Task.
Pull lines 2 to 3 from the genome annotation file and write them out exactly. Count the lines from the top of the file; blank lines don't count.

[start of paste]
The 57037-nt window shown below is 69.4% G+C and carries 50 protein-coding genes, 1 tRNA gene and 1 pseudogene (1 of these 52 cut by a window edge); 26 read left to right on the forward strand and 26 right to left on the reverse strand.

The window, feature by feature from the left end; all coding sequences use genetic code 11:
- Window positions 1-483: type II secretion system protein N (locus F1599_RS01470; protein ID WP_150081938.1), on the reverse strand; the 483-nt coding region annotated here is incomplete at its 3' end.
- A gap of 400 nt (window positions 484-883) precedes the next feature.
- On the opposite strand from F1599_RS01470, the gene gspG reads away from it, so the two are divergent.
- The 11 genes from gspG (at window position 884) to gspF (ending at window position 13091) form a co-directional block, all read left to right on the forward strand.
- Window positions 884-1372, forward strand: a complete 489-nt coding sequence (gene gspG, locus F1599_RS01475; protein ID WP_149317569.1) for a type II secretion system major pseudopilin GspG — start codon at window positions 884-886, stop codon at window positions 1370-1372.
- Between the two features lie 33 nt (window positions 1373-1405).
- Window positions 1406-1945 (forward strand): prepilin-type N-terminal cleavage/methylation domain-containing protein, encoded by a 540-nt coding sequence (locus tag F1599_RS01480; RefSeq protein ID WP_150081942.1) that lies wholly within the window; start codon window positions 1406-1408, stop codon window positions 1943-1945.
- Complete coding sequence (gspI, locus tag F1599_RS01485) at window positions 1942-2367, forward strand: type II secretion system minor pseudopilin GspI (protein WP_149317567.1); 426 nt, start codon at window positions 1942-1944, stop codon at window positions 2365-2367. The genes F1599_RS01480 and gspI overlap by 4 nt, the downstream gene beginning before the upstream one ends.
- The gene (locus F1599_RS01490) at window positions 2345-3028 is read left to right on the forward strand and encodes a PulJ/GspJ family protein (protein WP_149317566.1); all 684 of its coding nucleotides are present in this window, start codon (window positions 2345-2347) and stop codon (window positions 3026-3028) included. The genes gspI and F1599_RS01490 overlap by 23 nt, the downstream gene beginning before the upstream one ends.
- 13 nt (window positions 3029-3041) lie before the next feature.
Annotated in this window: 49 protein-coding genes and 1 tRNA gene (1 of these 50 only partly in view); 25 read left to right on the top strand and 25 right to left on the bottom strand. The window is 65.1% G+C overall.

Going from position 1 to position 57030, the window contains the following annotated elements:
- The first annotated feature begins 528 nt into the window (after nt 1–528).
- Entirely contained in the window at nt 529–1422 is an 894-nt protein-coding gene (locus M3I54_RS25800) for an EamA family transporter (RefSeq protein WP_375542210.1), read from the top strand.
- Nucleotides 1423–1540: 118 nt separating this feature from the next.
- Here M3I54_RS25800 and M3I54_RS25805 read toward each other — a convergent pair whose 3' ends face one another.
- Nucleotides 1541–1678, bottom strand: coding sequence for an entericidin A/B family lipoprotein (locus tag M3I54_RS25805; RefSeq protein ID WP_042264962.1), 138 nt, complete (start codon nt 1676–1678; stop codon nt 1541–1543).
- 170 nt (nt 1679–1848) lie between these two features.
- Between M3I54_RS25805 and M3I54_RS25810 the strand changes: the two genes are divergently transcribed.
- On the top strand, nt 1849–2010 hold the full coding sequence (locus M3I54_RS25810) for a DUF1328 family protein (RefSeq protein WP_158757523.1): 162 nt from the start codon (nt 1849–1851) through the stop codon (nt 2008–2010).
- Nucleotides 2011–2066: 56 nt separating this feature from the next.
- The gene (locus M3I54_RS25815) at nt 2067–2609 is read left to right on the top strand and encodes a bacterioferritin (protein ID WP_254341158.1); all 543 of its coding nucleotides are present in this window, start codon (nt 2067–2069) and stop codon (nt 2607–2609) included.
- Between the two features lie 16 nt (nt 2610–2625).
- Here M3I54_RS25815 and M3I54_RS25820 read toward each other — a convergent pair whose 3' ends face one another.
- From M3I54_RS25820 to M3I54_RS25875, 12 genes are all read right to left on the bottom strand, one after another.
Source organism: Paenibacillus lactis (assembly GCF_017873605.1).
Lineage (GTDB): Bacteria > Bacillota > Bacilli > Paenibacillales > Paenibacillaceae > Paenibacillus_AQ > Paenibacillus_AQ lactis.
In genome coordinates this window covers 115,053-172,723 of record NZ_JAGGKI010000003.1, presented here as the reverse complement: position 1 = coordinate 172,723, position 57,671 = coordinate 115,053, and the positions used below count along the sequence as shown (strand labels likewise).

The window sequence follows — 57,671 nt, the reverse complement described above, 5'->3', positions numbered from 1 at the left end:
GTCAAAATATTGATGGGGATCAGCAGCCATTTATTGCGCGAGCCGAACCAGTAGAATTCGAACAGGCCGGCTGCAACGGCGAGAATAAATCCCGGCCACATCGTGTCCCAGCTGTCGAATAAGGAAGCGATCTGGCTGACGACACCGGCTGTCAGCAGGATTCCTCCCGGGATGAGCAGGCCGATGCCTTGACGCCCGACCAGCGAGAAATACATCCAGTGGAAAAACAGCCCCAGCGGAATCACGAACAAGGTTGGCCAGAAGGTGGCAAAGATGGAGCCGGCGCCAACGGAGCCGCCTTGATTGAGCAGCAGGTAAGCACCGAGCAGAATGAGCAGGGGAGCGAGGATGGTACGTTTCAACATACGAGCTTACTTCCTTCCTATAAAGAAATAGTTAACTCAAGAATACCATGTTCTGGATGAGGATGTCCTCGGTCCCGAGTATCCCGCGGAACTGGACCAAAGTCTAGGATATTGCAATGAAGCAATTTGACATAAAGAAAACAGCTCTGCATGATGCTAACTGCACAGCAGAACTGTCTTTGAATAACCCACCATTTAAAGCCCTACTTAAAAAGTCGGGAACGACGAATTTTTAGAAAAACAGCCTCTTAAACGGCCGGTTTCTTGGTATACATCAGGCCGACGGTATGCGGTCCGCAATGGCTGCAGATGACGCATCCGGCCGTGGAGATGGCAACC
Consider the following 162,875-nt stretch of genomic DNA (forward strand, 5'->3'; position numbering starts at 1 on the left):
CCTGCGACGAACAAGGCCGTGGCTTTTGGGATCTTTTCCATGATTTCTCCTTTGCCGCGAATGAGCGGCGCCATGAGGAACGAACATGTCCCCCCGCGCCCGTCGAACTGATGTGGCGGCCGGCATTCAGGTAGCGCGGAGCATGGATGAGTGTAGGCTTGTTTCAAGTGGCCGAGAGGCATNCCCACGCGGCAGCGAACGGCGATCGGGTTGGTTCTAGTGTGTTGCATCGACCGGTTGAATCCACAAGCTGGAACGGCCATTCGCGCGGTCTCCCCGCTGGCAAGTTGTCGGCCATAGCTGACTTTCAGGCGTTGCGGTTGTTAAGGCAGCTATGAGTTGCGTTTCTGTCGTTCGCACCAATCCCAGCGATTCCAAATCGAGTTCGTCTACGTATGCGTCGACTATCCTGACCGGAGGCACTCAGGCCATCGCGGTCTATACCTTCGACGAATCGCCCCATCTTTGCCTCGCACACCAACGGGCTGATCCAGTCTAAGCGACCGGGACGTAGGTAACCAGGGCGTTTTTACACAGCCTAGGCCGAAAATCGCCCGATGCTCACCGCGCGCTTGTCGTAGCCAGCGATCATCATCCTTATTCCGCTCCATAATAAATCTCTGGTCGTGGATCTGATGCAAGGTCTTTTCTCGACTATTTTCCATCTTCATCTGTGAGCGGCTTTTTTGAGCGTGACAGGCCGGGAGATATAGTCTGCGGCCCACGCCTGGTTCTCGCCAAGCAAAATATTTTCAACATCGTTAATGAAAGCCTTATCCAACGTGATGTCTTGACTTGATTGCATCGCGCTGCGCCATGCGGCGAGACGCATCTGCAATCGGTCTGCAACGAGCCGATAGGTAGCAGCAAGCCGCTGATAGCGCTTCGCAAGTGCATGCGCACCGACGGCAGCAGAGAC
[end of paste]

The window, feature by feature from the left end; all coding sequences use genetic code 11:
- Window positions 1-483: type II secretion system protein N (locus F1599_RS01470; protein ID WP_150081938.1), on the reverse strand; the 483-nt coding region annotated here is incomplete at its 3' end.